Texas Democrat Wendy Davis, one of the two main candidates for that states’ governorship this fall, says she wants less weight on standardized testing and more local control over accountability in education.
While speaking at San Antonio College last week, according to a report by KXAN-TV, Davis said she wants the Texas Education Agency to alter the way it holds districts and schools accountable, shifting from test scores to “quality of education” metrics.
“Teachers know that a student’s success is measured not by one test on one day, but by growth over the year,” Davis said in a statement. “My proposal will help ensure genuine local control that empowers schools to teach more and test less.”
In campaigning from behind in her race against former state Attorney General Greg Abbott, Davis has sought to make education a hot topic. On her own campaign website, Davis ticks off her key points for a plan called “Great Schools: Great Texas”:
- Full day pre-K education to every eligible child in Texas.
- Incentives to recruit and retain the next generation of great teachers.
- Expanded college opportunities for Texas high school students.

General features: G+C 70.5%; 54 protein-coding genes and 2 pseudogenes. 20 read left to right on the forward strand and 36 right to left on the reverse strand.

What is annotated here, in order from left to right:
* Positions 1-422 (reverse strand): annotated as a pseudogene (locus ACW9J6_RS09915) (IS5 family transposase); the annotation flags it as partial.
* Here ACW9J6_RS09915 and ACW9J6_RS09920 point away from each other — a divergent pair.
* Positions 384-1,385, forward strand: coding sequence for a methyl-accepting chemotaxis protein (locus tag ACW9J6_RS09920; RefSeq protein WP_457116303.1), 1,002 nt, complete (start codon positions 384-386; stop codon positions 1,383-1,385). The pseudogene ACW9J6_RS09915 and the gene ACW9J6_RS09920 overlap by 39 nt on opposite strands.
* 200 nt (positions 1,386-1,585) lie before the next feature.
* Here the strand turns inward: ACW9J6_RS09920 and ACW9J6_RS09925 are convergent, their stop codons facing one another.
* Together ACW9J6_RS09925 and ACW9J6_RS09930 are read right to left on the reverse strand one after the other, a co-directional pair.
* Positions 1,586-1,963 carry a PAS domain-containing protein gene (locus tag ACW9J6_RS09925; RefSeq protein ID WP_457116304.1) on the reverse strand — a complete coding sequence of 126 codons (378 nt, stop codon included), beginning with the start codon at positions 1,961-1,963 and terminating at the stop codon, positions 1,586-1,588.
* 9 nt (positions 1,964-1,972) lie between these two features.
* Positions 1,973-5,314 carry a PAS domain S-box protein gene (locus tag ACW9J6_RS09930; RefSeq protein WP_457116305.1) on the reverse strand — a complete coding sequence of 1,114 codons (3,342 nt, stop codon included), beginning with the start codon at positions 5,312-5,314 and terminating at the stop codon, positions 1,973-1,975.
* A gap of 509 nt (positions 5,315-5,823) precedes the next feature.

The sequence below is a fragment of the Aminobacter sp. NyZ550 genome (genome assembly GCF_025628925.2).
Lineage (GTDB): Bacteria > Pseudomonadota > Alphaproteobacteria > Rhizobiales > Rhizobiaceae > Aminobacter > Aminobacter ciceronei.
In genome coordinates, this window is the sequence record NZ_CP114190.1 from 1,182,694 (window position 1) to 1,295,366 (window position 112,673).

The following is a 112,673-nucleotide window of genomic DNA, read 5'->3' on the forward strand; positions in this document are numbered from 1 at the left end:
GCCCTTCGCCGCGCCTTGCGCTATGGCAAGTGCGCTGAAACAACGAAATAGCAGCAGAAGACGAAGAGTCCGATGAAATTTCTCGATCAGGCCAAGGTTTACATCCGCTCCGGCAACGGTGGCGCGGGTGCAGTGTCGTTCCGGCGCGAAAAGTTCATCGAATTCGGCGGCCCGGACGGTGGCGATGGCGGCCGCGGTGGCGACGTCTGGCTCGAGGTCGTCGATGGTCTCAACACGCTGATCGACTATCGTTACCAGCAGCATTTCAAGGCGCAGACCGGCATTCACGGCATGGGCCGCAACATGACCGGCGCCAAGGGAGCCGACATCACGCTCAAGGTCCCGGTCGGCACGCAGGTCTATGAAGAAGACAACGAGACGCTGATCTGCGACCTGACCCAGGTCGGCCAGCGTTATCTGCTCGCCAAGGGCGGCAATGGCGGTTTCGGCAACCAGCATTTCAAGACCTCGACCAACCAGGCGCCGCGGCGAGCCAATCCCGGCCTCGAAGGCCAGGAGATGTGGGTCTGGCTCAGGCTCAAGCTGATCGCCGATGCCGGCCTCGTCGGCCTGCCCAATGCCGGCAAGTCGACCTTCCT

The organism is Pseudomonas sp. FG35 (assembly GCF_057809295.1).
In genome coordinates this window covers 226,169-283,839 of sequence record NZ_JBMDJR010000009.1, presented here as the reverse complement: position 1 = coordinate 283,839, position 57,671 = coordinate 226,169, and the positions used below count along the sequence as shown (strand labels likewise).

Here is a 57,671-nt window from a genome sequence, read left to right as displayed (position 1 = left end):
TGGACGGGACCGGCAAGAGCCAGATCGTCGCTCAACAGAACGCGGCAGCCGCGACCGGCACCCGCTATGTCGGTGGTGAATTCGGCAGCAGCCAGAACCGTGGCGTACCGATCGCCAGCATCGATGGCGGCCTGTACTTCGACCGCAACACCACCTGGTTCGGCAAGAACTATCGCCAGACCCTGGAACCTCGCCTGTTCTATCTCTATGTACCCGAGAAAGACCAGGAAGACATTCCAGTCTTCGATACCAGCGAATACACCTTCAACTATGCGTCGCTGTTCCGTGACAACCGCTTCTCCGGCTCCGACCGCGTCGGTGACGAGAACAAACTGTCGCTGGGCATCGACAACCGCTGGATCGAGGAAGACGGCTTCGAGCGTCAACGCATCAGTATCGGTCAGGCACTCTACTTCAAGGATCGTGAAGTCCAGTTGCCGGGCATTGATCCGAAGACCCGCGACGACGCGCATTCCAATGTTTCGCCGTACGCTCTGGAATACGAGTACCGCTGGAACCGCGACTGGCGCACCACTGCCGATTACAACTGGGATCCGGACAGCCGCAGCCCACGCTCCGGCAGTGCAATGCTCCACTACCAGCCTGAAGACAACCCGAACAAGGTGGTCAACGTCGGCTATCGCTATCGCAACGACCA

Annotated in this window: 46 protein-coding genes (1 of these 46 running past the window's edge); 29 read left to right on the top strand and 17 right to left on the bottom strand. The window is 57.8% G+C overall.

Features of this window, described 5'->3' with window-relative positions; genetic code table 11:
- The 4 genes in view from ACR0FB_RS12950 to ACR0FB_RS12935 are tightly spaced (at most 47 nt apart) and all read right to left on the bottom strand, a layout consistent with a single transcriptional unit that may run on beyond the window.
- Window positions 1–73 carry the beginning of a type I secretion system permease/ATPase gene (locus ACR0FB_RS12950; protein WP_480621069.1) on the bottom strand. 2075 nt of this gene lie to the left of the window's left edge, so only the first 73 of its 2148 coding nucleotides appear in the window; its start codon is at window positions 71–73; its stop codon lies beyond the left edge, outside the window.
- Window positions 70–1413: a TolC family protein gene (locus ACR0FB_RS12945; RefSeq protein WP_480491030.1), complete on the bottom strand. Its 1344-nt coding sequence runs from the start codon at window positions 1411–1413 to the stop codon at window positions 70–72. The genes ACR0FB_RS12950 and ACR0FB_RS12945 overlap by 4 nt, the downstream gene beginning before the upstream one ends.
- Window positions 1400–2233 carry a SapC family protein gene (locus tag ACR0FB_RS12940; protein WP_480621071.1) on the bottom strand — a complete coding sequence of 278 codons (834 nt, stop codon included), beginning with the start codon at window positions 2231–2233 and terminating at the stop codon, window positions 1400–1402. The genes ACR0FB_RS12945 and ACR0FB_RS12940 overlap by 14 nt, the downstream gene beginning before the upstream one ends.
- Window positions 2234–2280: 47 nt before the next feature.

- Less standardized testing and more teaching with the resources needed to do it.
Abbott’s campaign has blasted Davis’ pre-K idea, with spokesman Matt Hirsch saying:
“With each passing day it becomes clearer and clearer that Sen. Davis has a surface-level spending plan – not a substantive education plan. Looking at the numbers, it’s clear that Greg Abbott’s Educating Texans plan is robust, specific and solution-oriented while remaining fiscally responsible while Sen. Davis’ plan goes short on substance and big on spending.”
Davis is a former state senator whose track record is consistent with her education stance in the gubernatorial election. In 2011, she filibustered in an attempt to block $5.4 billion in public spending cuts that were eventually made to public education.
In 2013, she helped pass a pair of bills in the Texas state legislature which would have shortened standardized tests at lower levels of education so students could finish them in less than two hours; and allowed for an alternative accountability system with input from both parents and teachers.
Both of those bills were ultimately vetoed by Texas Governor Rick Perry, who Davis and Abbott are both seeking to replace in office.
In the latest poll data made available by Real Clear Politics, Davis trails Abbott by some 12 percentage points, accounting for approximately 38% of the vote presently.
Davis is attempting to become the first Democratic governor of the Lone Star state since Ann Richards held the position from 1991-1995. If she is able to rally out of her double-digit percentage point deficit by the November 4 election, she also would become just the third female governor in the state’s history, joining the aforementioned Richards and Miriam “Ma” Ferguson, who held office twice (1925-1927 and 1932-1935).